YOUR mother’s ultimatum was “if your weight drops below 45kg you’re not going to Cape Town”.
Every morning — after your family had left for the beach with sandwiches and scrabble — you’d weigh yourself, insert the suppository, await its effect and weigh yourself again. In black ink on my notebook’s cover you’d drawn a heart around our initials and “Friends Forever”. So I waited out your morning routine, I consoled you if your weight rose, and didn’t contradict your lie about eating breakfast. I towed your line.
You did tap dancing and jazz, sang in a husky voice and modeled waistcoats with nothing underneath. Your hipbones began to poke through the lycra leotard and you traced your ribs with your fingertips. Although your long crinkly strawberry blonde hair was thinning, a sheen of hair grew above your lip and on your arms. I played tennis and netball and the lead role in school plays and my stepbrother called me “BB” which stood for big bum and big breasts. Beside you, I felt gauche, monstrous, fat.
We were full of bravado — hitching, sneaking into age-restricted clubs, flirting with older guys, smoking and drinking. Or perhaps, you were brave — I followed and mimicked. Although I didn’t understand it then, I was like the boys, waiting for the flash of your smile.
We were also wily and determined: we went to Cape Town where my cousin gave us a key to his flat and no curfew. We yelped at the icy Atlantic and sunned our freckled selves on the white sands of Clifton beach, envying the crowds of teenagers. We knew no one, we met no one. We stayed home most nights and went to the beach only once because you were too tired to climb back up the stairs.
In steak houses you dismantled your burger, pecked the gherkin and pushed your plate towards me. I ate twice as much as usual. Most days you ate almost nothing. Except when we bought “Ouma Rusks” and you devoured the whole box, dunking the toasted bread into black tea. Then you threw up in the pink toilet, again and again. I helped you to bed and sat in the dim light, listening to the traffic, hoping my cousin would come home. I was afraid and lonely. You’d closed in on yourself.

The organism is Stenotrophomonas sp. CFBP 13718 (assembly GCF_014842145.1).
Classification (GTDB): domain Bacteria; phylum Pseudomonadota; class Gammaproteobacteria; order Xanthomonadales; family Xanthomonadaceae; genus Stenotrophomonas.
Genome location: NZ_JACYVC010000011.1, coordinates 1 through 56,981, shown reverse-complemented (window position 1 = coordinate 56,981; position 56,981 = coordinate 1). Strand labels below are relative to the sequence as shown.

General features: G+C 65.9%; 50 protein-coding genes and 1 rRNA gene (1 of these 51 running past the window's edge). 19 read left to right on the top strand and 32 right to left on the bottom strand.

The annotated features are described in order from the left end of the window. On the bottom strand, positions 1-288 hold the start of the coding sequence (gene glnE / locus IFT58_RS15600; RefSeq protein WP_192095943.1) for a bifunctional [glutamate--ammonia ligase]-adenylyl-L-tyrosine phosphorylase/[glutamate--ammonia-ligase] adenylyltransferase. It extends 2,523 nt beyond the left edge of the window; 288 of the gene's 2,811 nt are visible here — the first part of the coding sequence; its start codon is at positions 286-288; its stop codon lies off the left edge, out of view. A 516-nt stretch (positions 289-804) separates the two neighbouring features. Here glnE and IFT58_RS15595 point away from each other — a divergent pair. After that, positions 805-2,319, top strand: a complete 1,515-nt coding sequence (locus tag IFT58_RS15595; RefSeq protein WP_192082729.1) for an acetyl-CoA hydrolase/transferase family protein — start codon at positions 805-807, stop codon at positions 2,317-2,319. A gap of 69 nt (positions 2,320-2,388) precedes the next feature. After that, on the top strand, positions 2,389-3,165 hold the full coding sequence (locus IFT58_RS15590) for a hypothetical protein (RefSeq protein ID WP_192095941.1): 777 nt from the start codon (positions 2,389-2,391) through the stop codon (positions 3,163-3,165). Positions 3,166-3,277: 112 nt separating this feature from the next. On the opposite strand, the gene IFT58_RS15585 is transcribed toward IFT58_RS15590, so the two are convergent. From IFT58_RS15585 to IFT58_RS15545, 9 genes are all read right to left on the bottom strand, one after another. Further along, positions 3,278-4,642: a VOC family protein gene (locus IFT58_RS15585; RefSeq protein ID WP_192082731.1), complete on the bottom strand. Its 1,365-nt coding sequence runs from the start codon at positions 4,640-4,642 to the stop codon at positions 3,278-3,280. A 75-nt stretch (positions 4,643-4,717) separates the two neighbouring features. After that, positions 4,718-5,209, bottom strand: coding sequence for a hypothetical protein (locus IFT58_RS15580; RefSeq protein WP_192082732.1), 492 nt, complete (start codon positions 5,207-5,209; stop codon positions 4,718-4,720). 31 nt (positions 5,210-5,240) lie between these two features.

Two months after the summer, you were admitted to Tara, Johannesburg’s mental institution, into a ward with boarding school beds and steel bedside cabinets. Each bed swallowed a teenage girl with shoulder blades like butterfly wings and skinny arms furred with long hair. In a whisper you told me about the girl who climbed down the drainpipe every night so she could go running, and about the bulimic with the rotten teeth who’d stolen the box of Quality Street from your bedside cabinet. “They’re all high achievers,” you told me proudly. None of them smiled, none of them answered my hellos.
The doctors agreed meditation might help and so we went to the School of Transcendental Meditation in a drafty Johannesburg house lit only by candles. There we were given mantras shrouded in mystery and told to keep them secret.
In the months before you left for the Israeli kibbutz, twice a week my mother dropped me at Tara’s high wrought iron gate. I walked across the green lawn, up the cement stairs to the ward and then you led me down the red polished passage to the bathroom. When I asked why there was no mirror on the wall, you told me some girls self-harmed — but you didn’t. Together we believed you weren’t sick like the other girls; soon you’d recover and return to school. On each visit — despite the continued busyness of our minds, despite discovering that our mantras were identical — we sat cross-legged on the cold floor with our backs against the deep bath and we meditated. It was the only time we were alone. And it was the last time we were best friends.
To read other short fiction pieces, click here.
**This article was first published in the December edition of the Star Observer, which is available to read in digital flip-book format. To obtain a hard copy, click here to find out where you can grab one in Melbourne, Sydney, Brisbane, Adelaide, Canberra and select regional areas.